All they will call you is deportee.
Via Hermano Juancito:
Saturday after the Parish Council meeting and a meeting to prepare a workshop on the liturgy, I decided to take a quick trip from Dulce Nombre into Santa Rosa to make a few purchases.
As I was leaving town I saw a young man I know. I offered him a ride and we had an amazing talk.
At one point he told me that he had gone to the US last year, was caught by the Migra, held two months (June and July) in prison and then deported to Honduras.
He is in his late twenties and has a high school degree in business administration. In the past he was involved a bit in the church. He had been unemployed for about a year and decided to go to the United States to seek employment.
When he got into Mexico, he realized the difficulty of the journey. A relative in the US offered to pay for a coyote who would lead him (with others) through Mexico. It cost three thousand dollars to get from southern Mexico to its northern border in with the US. It would have cost another two thousand to get to Houston.
He talked of sleeping with lots of people on thin mattresses on the floor and noted that he was often hungry during the trip.
But when he got over the border, he was picked up by US immigration authorities. He was first held in detention where there was little food. Then he spent two months in a prison before he was deported to Honduras.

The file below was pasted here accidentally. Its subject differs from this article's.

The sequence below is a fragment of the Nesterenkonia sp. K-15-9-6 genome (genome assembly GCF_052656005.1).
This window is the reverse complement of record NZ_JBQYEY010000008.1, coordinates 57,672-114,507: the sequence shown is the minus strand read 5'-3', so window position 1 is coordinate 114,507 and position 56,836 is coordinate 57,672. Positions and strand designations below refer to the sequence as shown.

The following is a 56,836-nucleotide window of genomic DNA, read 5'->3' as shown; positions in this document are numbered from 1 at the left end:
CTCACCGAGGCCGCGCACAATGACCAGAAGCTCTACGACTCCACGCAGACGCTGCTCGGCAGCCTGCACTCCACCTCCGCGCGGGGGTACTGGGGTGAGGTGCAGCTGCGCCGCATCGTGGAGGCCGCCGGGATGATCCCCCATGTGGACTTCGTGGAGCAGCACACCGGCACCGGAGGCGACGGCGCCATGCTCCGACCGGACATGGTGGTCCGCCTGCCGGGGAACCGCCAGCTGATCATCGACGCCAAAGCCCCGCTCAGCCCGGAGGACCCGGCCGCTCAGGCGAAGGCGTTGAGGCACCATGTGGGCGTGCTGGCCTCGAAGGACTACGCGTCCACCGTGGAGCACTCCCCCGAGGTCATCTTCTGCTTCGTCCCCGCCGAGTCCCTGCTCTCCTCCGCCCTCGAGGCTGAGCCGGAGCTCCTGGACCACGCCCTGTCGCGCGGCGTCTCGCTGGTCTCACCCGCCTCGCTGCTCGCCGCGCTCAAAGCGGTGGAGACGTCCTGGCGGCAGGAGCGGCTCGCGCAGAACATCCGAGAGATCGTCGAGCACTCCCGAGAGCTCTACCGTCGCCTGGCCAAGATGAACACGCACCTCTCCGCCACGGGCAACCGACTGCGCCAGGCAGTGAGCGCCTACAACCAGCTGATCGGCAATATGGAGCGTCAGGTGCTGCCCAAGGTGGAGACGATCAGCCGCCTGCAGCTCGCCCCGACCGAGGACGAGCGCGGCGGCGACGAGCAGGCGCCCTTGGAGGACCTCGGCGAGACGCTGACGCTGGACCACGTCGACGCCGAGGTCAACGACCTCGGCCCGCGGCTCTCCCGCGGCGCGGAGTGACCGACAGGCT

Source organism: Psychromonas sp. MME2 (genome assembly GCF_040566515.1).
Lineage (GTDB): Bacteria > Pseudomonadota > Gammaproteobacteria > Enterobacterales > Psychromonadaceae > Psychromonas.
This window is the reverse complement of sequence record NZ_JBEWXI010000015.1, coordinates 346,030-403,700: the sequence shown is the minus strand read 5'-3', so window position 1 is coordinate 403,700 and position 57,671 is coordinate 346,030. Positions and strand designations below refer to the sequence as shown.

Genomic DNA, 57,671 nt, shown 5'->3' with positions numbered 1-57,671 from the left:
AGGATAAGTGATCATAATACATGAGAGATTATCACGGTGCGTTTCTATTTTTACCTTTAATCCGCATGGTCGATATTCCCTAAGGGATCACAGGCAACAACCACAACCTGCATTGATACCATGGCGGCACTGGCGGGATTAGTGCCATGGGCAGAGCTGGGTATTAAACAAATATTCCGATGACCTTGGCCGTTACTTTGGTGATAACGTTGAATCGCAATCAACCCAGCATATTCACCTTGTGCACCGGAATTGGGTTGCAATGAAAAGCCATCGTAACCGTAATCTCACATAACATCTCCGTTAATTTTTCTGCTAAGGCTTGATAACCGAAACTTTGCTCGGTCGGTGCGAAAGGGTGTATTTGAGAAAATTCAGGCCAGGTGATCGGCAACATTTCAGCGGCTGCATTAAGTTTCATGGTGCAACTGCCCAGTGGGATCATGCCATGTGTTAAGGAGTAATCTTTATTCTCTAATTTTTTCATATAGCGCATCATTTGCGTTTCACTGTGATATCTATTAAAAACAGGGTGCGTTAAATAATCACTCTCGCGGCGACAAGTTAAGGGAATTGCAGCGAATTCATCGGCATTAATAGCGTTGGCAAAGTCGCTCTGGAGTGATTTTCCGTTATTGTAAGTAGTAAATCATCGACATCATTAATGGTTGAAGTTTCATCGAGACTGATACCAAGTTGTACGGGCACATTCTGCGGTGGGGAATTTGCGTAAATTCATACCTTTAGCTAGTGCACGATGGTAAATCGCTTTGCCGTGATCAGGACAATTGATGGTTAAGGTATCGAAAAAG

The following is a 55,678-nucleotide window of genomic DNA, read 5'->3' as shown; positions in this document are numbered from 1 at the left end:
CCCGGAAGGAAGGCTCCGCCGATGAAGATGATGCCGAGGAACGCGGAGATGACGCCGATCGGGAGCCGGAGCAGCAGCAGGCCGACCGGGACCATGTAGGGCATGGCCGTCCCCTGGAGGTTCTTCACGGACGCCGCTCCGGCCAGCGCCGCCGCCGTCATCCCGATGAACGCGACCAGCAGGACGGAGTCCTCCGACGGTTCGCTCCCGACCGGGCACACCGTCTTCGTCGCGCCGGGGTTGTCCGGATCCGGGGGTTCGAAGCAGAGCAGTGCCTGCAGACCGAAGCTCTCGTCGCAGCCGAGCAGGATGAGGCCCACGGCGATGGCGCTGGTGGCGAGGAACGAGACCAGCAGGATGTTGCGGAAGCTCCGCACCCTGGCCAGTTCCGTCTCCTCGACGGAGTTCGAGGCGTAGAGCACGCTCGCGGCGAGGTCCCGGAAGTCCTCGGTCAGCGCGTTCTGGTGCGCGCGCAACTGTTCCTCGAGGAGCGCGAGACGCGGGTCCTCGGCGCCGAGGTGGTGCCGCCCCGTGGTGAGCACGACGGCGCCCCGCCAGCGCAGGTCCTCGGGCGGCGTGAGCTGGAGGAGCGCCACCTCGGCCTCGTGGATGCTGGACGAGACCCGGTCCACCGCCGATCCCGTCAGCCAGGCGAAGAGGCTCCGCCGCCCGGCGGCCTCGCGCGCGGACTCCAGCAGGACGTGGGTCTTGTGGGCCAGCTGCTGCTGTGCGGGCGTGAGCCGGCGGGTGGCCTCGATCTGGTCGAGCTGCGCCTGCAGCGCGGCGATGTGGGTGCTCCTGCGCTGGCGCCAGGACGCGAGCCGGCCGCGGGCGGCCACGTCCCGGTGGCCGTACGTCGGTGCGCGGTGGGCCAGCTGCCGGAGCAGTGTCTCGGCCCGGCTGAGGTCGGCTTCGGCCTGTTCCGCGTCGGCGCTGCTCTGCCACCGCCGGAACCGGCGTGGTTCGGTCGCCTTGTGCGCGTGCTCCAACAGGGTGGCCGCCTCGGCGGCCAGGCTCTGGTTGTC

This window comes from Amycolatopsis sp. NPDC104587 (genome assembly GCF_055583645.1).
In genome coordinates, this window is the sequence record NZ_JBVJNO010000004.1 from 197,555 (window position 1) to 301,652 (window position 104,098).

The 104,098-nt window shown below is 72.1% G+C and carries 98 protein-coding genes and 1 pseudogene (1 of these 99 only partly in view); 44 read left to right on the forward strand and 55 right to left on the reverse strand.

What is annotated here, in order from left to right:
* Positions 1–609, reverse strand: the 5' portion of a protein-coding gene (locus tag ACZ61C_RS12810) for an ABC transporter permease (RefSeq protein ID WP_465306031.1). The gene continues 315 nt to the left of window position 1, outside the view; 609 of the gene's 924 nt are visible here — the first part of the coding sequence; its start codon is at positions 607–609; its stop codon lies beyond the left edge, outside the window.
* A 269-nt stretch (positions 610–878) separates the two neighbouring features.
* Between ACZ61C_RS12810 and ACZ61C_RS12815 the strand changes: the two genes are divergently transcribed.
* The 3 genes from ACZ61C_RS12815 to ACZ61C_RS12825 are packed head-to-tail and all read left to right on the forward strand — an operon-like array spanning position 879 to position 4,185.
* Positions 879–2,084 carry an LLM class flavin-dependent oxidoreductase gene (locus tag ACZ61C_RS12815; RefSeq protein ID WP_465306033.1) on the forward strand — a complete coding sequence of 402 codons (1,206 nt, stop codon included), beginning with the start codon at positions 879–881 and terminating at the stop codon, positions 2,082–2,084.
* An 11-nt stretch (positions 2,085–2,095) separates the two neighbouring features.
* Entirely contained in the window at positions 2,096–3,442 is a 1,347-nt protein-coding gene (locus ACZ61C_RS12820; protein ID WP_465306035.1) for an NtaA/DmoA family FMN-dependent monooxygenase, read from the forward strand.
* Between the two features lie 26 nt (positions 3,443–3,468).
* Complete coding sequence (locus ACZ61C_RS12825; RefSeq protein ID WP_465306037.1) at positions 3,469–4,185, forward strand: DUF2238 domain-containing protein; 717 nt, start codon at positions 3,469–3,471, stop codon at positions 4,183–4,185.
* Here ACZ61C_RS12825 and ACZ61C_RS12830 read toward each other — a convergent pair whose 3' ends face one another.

I asked him why so many had tried to get to the US. He mentioned almost everyone had left Honduras or El Salvador because of the economic situation. There were a few who left because they had committed a crime in their home country. Only two Salvadorans said they had left to avoid the gangs.
I was surprised and pressed him. But he insisted.
He was in a detention jail with other adults. The situation with migrants who are minors may be very different.
It is, however, important to realize that poverty plays a critical role in the migrant crisis.
The US is, according to reports I have read, planning to provide major funding to the Honduran government – partly to generate jobs, partly to help prevent migrants from leaving. This is in addition to the US funding related to the “drug war” which provides funding for the military and the police.
But tI do not believe that that is where the real changes need to be made.
Until serious efforts are made to deal with the structural poverty in Honduras the US can expect the wave of migrants to continue. More on the structures of injustice here some other day.
(Hermano Juancito is the “nom de internet” of John (Juancito) Donaghy, lay volunteer with the Catholic ciocese of Santa Rosa de Copán. He lives in Dulce Nombre, Honduras). Post reprinted with his permission.